Wisconsin Buyer Beware Sales Tax Liability

Wisconsin Sales Tax Liability Carries Over To New Owner

The State of Wisconsin Tax Appeals Commission has confirmed the liability of a convenience store owner for the previous owner’s sales tax delinquency. Tax Analysts reports that “Successor liability is governed by the Wisconsin Statutes which establish that the purchaser assumes unpaid liabilities of the seller up to the extent of the purchase price.”

Even though the store owner argued that he bought only the assets, the Commission felt it would be difficult to distinguish “the new business from the old,” so the purchaser becomes the successor, and inherits the tax liability of the previous owner/business.

The tax determination amounted to $120,000, and the new owner was aware of this amount prior to completing the sale. However, a clearance from the state was requested prior to completing the sale. That clearance certificate was never issued, and the property was purchased without the tax liability being cleared.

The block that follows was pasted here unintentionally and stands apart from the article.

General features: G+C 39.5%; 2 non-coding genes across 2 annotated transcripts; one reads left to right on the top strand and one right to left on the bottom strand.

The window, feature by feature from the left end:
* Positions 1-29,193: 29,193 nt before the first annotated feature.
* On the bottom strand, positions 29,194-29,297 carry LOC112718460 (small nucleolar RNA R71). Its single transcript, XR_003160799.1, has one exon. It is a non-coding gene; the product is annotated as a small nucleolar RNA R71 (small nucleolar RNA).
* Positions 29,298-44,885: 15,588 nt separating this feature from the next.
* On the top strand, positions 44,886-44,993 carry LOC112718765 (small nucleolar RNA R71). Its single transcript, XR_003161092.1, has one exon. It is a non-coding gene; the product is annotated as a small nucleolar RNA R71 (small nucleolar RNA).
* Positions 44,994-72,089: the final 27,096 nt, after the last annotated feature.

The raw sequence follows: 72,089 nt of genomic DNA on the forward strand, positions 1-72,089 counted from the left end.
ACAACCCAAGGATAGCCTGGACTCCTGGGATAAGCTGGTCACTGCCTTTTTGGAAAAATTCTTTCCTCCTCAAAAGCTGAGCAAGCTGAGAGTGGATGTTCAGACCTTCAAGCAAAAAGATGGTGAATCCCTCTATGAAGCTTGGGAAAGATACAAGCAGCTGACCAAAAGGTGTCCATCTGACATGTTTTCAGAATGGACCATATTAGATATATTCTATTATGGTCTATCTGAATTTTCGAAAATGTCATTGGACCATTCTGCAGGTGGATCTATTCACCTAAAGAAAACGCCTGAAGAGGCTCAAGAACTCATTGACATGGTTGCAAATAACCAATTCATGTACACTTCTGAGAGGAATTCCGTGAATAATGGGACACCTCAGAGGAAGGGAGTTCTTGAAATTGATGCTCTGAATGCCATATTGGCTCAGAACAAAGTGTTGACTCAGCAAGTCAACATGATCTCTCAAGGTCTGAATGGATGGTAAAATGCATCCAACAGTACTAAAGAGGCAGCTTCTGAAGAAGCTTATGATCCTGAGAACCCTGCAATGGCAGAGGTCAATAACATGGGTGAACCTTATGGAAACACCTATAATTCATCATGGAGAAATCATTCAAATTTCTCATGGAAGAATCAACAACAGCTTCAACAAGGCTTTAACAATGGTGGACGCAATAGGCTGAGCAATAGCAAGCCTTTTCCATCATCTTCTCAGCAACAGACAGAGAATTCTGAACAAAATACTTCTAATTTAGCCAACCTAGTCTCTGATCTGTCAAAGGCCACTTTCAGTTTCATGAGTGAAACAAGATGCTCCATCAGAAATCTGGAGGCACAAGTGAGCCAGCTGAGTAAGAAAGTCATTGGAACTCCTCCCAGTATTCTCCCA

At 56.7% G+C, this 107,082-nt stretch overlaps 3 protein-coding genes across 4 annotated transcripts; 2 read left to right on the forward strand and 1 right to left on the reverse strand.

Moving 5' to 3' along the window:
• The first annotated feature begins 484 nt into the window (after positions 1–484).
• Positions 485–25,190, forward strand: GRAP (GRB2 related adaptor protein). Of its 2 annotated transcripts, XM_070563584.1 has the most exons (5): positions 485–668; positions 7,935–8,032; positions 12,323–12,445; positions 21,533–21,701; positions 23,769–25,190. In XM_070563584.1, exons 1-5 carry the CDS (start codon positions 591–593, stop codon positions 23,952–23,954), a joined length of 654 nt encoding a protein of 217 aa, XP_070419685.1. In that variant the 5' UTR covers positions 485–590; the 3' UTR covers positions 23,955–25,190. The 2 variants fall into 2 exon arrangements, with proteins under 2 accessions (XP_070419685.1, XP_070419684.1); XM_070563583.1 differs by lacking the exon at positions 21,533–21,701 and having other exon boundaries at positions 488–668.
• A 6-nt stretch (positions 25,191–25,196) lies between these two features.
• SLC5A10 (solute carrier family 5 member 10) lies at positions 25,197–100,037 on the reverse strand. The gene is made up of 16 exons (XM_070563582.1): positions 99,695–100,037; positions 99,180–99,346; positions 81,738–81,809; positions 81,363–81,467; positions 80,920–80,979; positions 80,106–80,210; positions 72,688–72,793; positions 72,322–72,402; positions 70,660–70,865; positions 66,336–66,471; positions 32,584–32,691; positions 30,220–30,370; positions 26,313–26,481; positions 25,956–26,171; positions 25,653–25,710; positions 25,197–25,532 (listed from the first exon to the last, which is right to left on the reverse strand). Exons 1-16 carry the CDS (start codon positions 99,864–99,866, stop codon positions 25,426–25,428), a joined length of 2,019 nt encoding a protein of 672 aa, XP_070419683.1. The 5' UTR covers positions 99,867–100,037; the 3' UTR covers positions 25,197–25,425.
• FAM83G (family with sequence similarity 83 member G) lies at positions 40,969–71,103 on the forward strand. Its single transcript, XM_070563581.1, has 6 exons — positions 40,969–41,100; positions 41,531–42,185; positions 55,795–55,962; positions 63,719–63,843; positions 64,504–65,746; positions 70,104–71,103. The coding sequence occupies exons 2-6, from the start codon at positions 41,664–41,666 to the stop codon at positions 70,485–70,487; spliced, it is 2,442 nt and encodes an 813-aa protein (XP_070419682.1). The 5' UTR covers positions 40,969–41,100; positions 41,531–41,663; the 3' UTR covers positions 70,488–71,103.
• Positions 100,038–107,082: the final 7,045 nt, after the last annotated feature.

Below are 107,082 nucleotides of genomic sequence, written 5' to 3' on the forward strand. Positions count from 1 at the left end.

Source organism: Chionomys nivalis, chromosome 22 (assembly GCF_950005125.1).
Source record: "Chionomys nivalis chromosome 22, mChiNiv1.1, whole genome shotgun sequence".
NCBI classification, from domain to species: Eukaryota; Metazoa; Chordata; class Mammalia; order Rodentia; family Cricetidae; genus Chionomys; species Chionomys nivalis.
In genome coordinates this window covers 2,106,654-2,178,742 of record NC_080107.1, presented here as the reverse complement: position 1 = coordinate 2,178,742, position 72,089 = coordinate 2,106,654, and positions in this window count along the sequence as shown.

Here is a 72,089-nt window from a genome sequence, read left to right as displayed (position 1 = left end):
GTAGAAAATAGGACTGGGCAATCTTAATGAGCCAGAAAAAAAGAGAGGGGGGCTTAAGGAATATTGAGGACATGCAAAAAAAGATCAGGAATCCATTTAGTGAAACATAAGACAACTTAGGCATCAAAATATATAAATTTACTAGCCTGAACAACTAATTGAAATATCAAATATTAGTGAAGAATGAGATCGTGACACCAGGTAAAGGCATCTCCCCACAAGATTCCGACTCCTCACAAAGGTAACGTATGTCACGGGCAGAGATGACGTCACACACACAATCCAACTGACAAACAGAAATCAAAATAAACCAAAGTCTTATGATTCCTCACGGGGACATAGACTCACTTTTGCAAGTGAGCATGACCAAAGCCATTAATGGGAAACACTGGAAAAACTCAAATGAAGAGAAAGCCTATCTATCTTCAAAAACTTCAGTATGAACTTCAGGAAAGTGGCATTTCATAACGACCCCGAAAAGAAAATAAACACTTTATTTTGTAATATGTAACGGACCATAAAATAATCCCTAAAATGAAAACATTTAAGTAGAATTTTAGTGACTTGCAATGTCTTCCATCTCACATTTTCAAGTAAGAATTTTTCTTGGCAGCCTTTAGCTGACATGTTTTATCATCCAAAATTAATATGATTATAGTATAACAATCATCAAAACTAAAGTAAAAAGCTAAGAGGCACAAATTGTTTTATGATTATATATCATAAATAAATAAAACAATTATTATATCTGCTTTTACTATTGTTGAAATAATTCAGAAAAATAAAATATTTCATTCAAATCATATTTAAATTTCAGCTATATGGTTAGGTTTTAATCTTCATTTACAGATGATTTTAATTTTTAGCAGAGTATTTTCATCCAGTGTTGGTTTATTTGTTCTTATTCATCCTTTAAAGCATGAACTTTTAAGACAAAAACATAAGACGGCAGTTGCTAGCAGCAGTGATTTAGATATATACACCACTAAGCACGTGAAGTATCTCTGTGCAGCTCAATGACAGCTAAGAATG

According to the Tax Analysts report, the state law is that a tax debt follows the business or its assets to protect the state’s interest. In addition, it is the purchaser’s responsibility to ensure that the prior owner brings all tax liability up-to-date prior to the purchase finalization. If the tax debt is not cleared prior to sale, the purchaser may retain back the full amount of the tax liability from the purchase price. Whether the purchaser holds back the amount or not, they are liable for the tax due.

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About susan.mclain

Susan McLain began her career as a technical writer in technology industries such as satellite networking and medical devices. Her skills encompass technical and marketing writing, usability engineering, verification and validation testing and protocol writing, requirements development, business analysis, technical illustration/graphic design and marketing. She has owned her own business providing service to small to medium sized business and in other positions, she has been in project management, documentation and marketing. She is currently the content specialist for Avalara helping to “make sales tax less taxing.”
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